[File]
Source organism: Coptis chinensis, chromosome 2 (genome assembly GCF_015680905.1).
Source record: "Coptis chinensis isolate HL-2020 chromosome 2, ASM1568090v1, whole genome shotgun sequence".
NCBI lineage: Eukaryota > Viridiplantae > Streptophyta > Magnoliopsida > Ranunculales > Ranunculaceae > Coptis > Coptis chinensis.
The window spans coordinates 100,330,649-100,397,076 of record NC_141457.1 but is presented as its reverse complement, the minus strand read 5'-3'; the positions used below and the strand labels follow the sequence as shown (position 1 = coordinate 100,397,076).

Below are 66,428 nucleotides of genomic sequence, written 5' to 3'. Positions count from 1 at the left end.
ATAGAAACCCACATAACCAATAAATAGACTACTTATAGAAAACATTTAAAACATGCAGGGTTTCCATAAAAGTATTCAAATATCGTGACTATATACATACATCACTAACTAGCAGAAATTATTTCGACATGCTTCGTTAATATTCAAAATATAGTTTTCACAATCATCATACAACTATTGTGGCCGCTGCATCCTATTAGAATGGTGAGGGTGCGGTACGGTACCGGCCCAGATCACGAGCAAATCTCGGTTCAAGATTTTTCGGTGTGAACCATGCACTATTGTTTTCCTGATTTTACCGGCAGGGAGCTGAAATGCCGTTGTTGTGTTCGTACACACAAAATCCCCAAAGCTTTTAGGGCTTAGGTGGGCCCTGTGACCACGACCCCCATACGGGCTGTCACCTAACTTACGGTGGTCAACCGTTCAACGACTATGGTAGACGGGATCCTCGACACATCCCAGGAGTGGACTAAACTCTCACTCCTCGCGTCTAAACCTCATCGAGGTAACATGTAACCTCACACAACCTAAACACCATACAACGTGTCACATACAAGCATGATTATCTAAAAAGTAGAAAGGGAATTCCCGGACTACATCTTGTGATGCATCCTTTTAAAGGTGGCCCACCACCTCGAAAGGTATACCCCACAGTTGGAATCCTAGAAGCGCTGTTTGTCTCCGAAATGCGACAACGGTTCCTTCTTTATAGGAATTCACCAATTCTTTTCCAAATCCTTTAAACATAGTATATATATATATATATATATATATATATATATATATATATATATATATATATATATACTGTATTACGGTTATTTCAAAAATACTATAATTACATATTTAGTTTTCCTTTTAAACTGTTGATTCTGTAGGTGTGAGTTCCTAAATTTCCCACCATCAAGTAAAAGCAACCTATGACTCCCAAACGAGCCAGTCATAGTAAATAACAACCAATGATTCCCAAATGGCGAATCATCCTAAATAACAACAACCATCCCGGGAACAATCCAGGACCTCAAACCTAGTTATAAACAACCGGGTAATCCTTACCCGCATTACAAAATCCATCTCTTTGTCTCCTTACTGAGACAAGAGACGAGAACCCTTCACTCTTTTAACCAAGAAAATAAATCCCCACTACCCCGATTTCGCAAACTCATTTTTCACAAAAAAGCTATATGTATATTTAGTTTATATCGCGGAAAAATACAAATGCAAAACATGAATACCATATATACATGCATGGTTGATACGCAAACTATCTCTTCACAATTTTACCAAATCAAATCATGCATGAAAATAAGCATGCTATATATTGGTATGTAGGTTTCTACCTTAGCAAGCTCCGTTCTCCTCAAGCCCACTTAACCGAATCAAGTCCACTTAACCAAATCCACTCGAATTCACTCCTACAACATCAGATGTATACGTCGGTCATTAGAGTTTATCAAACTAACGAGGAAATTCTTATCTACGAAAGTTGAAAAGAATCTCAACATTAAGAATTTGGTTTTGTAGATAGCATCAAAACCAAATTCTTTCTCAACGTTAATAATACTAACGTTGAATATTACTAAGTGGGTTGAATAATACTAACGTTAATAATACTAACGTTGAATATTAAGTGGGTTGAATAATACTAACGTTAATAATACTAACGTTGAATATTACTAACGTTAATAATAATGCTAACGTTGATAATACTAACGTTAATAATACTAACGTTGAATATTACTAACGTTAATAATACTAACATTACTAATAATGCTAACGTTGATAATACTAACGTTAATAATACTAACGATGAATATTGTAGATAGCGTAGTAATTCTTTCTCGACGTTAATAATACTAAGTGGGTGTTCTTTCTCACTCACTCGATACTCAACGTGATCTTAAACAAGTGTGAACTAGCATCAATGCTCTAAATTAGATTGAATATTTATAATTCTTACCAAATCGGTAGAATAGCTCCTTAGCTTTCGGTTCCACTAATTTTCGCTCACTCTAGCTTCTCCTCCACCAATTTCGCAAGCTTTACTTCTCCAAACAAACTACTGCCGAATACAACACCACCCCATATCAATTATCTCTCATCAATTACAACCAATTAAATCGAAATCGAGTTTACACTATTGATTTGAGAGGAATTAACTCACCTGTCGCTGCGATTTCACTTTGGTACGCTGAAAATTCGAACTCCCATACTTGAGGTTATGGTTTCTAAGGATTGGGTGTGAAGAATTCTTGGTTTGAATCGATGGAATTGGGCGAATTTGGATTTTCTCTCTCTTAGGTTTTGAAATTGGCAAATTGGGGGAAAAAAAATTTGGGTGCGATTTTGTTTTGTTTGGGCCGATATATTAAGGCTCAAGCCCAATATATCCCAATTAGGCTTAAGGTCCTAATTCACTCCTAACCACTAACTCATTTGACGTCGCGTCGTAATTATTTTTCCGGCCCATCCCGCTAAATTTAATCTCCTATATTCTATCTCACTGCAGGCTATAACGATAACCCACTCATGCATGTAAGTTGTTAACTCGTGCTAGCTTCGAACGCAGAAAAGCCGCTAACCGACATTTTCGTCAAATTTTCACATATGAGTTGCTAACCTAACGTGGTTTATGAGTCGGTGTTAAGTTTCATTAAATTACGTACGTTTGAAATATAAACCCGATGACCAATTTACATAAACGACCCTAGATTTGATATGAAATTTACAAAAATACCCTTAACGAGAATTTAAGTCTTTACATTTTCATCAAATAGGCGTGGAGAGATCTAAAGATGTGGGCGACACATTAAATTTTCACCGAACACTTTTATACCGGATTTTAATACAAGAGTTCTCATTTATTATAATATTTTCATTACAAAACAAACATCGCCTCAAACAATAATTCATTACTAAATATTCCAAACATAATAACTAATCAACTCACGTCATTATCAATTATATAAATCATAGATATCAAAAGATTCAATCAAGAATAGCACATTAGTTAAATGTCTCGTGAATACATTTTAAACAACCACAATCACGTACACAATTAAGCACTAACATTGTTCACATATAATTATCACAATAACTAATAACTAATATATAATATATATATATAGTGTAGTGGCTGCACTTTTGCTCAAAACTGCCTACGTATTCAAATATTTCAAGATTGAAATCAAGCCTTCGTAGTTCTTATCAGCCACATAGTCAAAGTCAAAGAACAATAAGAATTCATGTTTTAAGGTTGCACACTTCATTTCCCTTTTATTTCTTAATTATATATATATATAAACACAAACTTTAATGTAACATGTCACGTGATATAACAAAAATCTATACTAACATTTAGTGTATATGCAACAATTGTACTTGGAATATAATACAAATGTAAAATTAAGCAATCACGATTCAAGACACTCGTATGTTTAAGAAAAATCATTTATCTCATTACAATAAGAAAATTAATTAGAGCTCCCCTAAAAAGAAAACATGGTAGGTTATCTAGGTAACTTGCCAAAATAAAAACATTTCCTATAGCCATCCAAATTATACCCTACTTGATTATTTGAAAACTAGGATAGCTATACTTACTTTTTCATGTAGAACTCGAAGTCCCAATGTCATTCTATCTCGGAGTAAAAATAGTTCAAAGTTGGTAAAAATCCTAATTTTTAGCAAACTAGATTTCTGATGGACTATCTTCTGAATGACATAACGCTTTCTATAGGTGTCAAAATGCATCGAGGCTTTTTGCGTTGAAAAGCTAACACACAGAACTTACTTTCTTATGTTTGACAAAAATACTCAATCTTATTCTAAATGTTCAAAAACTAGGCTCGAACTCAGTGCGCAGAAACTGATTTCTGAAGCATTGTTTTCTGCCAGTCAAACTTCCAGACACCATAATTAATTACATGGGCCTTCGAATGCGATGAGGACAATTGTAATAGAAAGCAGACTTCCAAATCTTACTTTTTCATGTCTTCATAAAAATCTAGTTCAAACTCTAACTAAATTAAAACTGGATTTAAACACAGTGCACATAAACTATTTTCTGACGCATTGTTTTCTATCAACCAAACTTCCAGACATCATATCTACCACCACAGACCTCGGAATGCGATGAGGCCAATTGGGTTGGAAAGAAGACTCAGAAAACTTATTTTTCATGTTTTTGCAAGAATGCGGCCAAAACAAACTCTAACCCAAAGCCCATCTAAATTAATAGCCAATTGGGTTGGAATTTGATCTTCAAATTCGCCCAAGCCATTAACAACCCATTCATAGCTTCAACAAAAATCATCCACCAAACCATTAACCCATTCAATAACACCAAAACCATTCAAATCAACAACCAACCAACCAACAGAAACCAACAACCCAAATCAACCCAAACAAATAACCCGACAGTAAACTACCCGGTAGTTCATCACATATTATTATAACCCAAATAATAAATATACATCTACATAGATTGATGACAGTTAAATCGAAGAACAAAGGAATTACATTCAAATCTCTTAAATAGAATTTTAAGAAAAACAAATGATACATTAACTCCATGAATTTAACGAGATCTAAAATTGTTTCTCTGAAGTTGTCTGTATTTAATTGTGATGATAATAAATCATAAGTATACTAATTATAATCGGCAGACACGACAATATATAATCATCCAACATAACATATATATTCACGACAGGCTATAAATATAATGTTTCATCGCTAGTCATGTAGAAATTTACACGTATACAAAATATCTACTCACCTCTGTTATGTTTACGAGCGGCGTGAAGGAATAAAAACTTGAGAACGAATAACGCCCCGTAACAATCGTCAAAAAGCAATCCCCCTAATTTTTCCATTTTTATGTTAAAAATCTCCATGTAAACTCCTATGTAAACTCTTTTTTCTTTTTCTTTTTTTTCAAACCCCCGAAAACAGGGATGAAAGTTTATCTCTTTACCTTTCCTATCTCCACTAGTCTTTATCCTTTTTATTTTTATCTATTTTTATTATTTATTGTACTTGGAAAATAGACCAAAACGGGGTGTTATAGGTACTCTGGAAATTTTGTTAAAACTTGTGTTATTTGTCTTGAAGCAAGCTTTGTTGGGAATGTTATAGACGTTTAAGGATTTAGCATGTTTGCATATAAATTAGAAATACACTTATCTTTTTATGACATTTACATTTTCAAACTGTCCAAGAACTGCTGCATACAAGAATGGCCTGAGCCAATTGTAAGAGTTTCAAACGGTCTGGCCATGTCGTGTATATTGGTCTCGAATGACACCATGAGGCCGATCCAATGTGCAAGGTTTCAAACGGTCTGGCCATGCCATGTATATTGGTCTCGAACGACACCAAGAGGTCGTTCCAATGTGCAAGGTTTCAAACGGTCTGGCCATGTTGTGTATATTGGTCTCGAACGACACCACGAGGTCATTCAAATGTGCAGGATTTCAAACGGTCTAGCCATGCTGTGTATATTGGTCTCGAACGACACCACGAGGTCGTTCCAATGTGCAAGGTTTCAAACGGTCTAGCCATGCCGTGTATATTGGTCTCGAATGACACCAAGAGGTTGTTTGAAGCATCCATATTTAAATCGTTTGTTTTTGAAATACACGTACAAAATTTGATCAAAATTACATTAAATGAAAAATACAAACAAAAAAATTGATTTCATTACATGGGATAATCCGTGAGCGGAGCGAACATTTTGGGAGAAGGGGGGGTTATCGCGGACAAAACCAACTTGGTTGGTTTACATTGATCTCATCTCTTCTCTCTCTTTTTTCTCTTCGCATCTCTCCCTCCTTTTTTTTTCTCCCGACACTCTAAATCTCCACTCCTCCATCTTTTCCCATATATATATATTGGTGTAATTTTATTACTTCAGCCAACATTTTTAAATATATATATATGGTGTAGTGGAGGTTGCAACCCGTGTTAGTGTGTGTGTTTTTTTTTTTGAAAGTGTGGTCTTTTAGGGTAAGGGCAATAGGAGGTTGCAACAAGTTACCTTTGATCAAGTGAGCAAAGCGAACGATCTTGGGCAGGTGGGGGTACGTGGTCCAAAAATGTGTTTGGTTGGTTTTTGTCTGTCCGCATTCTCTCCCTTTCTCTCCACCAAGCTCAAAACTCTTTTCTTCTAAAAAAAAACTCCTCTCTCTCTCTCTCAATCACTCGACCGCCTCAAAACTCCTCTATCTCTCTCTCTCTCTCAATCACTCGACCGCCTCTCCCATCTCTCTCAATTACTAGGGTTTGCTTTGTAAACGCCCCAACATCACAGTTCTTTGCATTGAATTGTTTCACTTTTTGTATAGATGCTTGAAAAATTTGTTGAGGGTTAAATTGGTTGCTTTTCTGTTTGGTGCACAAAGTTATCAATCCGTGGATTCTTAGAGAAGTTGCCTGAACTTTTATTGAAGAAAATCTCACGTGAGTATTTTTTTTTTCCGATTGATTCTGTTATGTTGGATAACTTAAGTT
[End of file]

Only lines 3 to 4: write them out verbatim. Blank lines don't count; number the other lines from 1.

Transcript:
NCBI lineage: Eukaryota > Viridiplantae > Streptophyta > Magnoliopsida > Ranunculales > Ranunculaceae > Coptis > Coptis chinensis.
The window spans coordinates 100,330,649-100,397,076 of record NC_141457.1 but is presented as its reverse complement, the minus strand read 5'-3'; the positions used below and the strand labels follow the sequence as shown (position 1 = coordinate 100,397,076).